The obvious team that might be parting ways with its current head coach is Purdue. Darrell Hazell has had almost no success running the Boilermakers, currently with a 8-31 record in three-plus seasons and a grotesque 2-22 mark in Big Ten play. That's usually enough for a tenure to come to an end, but is it too much losing to keep Purdue from being an attractive choice for the free agent Miles? Certainly we've seen high-profile coaches take jobs at less-than-power programs before, particularly after wearing out their welcome at their previous spot of employment. Lovie Smith just surprised by taking a job at Illinois after a long career as an NFL head coach. Perhaps Purdue can use similar tactics — new athletics director Mike Bobinski just started his tenure and would surely like to make a splash — and of course there's all that Big Ten TV money that should make competitive pay no problem at all.

But there will more than likely be other suitors from bigger programs and ones with more storied traditions. Could one of them be Penn State? James Franklin is only in Year 3 in Happy Valley, but the Valley isn't so happy at the moment, with the Nittany Lions getting crushed by Michigan on Saturday to show just how big the gap currently is between the top of the Big Ten East Division and Penn State. Bill O'Brien worked wonders in the immediate years after the Jerry Sandusky scandal had such a big effect on the program, but Franklin's continued reclamation effort isn't going too swimmingly in that ultra-competitive division with 7-6 records in each of his first two campaigns. There's certainly a case to be made for giving Franklin more time, but college football fans (and athletics departments) aren't famous for their patience. The tradition and profile of Penn State would have to be attractive to Miles, who dealt with a high-profile environment at LSU, and if the university is real serious about getting the Lions back to the top of college football's heap, bringing in Miles — and his track record of recruiting success — would do it, at the very least from a public-relations standpoint.

And then there's the obligatory mention of Michigan. Michigan? Jim Harbaugh is just in the second year of his tenure and seemingly has a lifelong title set up as the King of Ann Arbor. But should Harbaugh, who's had great success turning the Wolverines around in lightning-quick fashion, head back to the NFL, that would create an opening. Who better to fill that hypothetical vacancy than another Michigan Man in Miles? Miles has had his name linked to Michigan before, of course, with the obvious connection sparking speculation when the Wolverines needed to find replacements for Lloyd Carr, Rich Rodriguez and Brady Hoke. There's no indication Harbaugh's going anywhere, of course — we're in speculation land, remember? — but because it's Miles, the possibility has to be at least addressed.

It's all a guessing game at this point, and there are sure to be other high-profile openings around college football that will become speculative destinations for Miles, not to mention other job titles that aren't "head coach." But it'd be something to see him join the Big Ten's already-loaded roster of head coaches.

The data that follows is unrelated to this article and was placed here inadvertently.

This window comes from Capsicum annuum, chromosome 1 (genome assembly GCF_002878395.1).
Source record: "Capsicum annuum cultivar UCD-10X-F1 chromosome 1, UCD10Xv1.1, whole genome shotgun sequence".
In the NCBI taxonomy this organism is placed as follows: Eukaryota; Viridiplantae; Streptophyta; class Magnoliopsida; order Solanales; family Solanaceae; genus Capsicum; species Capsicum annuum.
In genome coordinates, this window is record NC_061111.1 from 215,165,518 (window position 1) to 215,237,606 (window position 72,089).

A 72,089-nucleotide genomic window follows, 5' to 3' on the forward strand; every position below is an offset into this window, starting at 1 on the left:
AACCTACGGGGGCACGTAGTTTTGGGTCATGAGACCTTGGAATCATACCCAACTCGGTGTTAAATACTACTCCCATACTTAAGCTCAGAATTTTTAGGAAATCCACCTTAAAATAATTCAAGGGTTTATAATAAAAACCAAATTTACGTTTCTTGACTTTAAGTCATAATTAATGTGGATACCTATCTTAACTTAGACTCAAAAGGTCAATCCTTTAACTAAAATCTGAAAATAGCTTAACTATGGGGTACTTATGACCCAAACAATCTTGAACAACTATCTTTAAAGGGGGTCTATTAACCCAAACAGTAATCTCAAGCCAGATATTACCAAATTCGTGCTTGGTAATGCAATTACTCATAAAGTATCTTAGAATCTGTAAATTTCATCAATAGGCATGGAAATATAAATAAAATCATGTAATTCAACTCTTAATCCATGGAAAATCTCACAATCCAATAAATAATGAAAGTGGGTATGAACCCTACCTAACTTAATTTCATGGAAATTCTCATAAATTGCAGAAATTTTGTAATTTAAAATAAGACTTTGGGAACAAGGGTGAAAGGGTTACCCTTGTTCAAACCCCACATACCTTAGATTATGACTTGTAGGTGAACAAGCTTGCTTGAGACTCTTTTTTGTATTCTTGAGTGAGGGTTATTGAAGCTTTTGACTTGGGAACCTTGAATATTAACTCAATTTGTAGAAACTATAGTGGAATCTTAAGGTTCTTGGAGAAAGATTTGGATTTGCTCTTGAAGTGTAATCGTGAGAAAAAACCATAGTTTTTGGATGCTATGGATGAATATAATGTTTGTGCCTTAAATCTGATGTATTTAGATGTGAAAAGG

White Sox grieve Jose Fernandez's death along with rest of MLB

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White Sox grieve Jose Fernandez's death along with rest of MLB

CLEVELAND -- Whether they knew him or not, the overwhelming sentiment throughout the White Sox clubhouse on Sunday is that baseball was robbed of one of its most likeable players when Marlins pitcher Jose Fernandez was tragically killed in a boating accident.

Known for his vivid celebrations on the field and his wide, endless smile, Fernandez made a strong impression, whether with his skillset or infinite love of the game. White Sox players had their eyes fixed on several televisions littered throughout the visiting clubhouse at Progressive Field on Sunday during a morning press conference confirming the death of Fernandez, 24, and two others.

White Sox reliever Dan Jennings played with Fernandez for two seasons. Though he enjoyed a 3-0 White Sox win over the Cleveland Indians on Sunday, Jennings said his happiness was muted as he mulled the death of Fernandez, who was killed when the boat he was on slammed into a jetty in Miami Beach, Fla.

“He seemed invincible is what it was,” Jennings said. “A lot of guys know what I mean when I say he was invincible on the mound. There were days he was unstoppable, and that’s how you viewed him is invincible. It’s too hard to really put into words what he meant to the game and what he meant to Miami.”

“I just hope to love the game as much as he does some day. It’s tough to do, but he did. He had fun, and he loved the game more than anything.”

Todd Frazier remembers how approachable he found Fernandez in their limited interactions. The two met in the outfield one day after they faced each other for the first time and joked around.

“I was like, ‘Dog, you don’t throw me any fastballs,’ ” Frazier said. “He was like, “Why would I throw you fastballs?’ And we just started laughing.

“That’s the kind of guy he was. You could come up and talk to him. He had an infectious smile and just had a love for the game that I hope every ballplayer could have. It’s a terrible, terrible day.”

White Sox manager Robin Ventura said Fernandez’s death reminded him of the March 22, 1993 accident that took the lives of Indians pitchers Steve Olin and Tim Crews. Only pitcher Bob Ojeda survived that crash and Ventura remembers the shockwaves it sent through clubhouses throughout baseball.

“I can still remember … just how sad that was,” Ventura said. “You don’t have to know them personally. But they’re within their group, and it breaks everybody up. It really does.”

White Sox pitcher Carlos Rodon didn’t have a chance to meet Fernandez, a pitcher he admired for his competitive style and bulldog mentality. But another reason Rodon looked up to Fernandez is for the way he seemed to play the game with such joy. Marlins manager Don Mattingly said during a press conference Sunday that Fernandez enjoyed the game like a Little Leaguer does.

Rodon recently spoke about rediscovering his own joy of baseball. Naturally, Rodon’s thoughts drifted toward Fernandez when he took the mound on Sunday.

“You could tell,” Rodon said. “We had a beautiful day to come out and play and sad to say that one person is never going to get to play again. He’ll be very missed. You can’t take these days for granted. Just hope you guys go home today and tell the people you love, you love them. Losing a person like that is hard.”